With the economy in a tailspin, news of financial calamity is everywhere.
Major banks are failing, car manufacturers are floundering and real-estate values are tumbling. Lost in the blizzard of doom-and-gloom tales are the stories of a group of people who, through hard work, ingenuity and perseverance, continue a quiet and steady march towards progress.
Such is the story of Hispanic women in America.
Every April, in celebration of the sometimes gravity-defying strides made by Hispanic women, HispanicBusiness.com recognizes the significant achievements and advancements made by Hispanic women in America.
This year, continuing a tradition that began in 2003, Hispanic Business magazine surveyed a group of Elite Women identified by HispanTelligence, the research arm of Hispanic Business Media.
This year's winner, Frances Garcia, the Inspector General of the U.S. Governmental Accountability Office, is a prime example of a woman who, by dint of determination, intelligence and grit, refused to let the weight of her disadvantages stop her from reaching the summit.
A recreational bungee jumper and rock climber, the 67-year-old certified public accountant has never been one to let long odds or the occasional scrape get in the way of success.
Garcia is part of a generation that helped blaze a trail for today's upwardly mobile Hispanic women.
As the economic storm rages, the number of Hispanic women entering the American workforce, graduating high school and attending college continues its incremental, upward climb.
Also, with each passing year -- though the progress is slow -- more and more Hispanic women are assuming positions of power and leadership.
Between 2000 and 2007, the rate of working Hispanic women who hold management or professional jobs rose steadily from 20 percent to 23 percent, according to the U.S. Bureau of Labor Statistics.
Perhaps nowhere is this trend illustrated so vividly as the recent Senate confirmation of the nation's first-ever Hispanic Labor Secretary, Hilda Solis.
As for Ms. Garcia, she began working at age 14, taking jobs as a waitress and picking sugar beets in the fields.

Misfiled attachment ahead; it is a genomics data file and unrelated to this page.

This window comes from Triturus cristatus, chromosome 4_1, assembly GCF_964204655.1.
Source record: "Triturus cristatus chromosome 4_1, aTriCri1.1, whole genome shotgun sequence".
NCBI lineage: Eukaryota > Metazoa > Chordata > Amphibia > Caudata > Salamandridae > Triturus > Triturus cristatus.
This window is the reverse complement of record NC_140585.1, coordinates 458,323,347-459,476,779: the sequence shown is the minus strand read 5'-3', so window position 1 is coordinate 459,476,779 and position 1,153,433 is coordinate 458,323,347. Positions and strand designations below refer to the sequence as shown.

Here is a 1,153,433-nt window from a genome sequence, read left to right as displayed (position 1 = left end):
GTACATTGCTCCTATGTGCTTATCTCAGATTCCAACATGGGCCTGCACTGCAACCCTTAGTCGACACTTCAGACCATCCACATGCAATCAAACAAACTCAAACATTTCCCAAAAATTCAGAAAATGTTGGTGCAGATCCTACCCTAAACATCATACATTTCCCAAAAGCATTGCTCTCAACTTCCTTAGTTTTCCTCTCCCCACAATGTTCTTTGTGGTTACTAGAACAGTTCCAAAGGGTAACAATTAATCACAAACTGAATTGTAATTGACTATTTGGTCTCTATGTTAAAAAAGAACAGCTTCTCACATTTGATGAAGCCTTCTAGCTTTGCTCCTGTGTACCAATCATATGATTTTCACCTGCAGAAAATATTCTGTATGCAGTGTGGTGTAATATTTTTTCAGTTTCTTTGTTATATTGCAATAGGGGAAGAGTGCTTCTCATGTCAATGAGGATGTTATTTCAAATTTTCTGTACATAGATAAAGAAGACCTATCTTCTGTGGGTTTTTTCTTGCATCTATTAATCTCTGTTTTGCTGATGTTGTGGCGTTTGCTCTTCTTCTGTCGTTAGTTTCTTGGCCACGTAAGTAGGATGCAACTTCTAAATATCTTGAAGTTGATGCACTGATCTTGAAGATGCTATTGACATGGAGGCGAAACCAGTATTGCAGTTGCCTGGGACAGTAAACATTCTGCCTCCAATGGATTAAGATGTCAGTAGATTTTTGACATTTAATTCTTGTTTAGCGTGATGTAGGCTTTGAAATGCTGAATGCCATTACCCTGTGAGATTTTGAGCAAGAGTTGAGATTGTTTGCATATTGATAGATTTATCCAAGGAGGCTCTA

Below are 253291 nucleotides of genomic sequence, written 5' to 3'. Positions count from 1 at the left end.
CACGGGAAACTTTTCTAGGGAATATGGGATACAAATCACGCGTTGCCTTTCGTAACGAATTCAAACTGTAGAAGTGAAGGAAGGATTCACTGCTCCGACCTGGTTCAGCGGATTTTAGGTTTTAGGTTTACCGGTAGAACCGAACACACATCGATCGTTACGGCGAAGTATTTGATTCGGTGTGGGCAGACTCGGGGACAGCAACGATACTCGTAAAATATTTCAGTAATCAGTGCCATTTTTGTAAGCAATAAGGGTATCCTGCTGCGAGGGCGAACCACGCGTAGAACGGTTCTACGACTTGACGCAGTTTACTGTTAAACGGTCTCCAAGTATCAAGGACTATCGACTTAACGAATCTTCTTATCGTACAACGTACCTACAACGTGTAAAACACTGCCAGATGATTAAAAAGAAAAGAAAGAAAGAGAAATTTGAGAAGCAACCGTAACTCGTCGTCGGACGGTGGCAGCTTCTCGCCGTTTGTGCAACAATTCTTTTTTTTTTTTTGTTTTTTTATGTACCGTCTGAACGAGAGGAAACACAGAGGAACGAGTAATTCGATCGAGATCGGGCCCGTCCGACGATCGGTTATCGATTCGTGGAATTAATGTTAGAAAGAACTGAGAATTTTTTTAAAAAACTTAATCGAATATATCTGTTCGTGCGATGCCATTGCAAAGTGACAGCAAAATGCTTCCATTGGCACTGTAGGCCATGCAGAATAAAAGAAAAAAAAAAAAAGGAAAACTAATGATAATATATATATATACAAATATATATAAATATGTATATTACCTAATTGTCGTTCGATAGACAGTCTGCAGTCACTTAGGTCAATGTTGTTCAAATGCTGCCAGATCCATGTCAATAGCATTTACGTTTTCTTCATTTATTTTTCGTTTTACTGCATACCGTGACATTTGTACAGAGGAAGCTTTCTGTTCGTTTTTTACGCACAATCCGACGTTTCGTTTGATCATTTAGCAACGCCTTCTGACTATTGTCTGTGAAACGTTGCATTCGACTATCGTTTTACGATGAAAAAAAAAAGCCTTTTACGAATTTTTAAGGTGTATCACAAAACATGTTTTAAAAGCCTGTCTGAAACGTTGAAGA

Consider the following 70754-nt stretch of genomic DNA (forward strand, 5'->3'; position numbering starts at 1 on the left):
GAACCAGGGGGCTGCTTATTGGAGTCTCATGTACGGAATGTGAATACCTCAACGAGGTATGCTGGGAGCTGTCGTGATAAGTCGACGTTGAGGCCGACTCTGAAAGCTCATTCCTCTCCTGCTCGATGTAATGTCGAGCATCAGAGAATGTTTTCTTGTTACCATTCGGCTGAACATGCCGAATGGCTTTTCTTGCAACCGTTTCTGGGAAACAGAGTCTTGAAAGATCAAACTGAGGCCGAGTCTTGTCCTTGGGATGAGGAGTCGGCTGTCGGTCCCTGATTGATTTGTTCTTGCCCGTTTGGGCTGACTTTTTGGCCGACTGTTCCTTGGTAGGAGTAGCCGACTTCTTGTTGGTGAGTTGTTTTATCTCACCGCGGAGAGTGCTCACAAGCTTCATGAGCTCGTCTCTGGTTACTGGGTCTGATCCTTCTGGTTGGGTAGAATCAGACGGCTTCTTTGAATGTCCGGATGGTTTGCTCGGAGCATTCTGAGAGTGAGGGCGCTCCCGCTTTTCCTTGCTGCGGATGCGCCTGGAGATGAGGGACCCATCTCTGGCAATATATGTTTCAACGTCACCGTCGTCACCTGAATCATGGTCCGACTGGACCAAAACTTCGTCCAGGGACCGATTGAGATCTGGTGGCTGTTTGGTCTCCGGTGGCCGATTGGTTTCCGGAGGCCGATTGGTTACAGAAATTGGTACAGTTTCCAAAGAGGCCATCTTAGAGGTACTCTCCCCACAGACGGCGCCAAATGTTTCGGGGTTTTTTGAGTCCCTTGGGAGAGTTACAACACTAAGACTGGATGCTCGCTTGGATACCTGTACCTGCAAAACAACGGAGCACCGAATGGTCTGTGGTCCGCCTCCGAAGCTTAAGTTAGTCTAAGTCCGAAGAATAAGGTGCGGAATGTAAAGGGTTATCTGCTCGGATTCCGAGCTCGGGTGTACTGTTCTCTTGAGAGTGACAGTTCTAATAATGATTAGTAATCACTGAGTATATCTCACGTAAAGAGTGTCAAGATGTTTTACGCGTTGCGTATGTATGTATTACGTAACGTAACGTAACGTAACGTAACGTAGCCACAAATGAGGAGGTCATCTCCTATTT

After becoming the first in her family to graduate high school, she attended Midwestern State University in Wichita Falls, Texas, where she earned a degree in business administration. Now, as inspector general, she oversees the audits and investigations of the U.S. Government Accountability Office, which keeps tabs on how Congress is spending taxpayer dollars. Put another way, she is the watchdog of a watchdog.
Her advice: value others.
"You cannot do it alone," she said. "It sounds so much better to say 'we' instead of 'I.' People get tired of hearing 'I, I.'"
Ms. Garcia's competition for this year's award was fierce. Other finalists included the vice president of the National Education Association, the founder and CEO of a top-performing car dealership in Texas, the head legal counsel of the corporate giant Dupont and a professor of epidemiology and biostatistics at the University of Texas Health Science Center at San Antonio.
Marion Luna Brem, the CEO and founder of the Love Chrysler dealership in Corpus Christi, faced not only the hurdle of being a Hispanic woman trying to break into a white man's industry, but also the terror of being diagnosed with cancer. She conquered it, defying a grim prognosis that gave her no more than five years to live. At the time, she was a single mom with no health insurance. Now, she's a millionaire.
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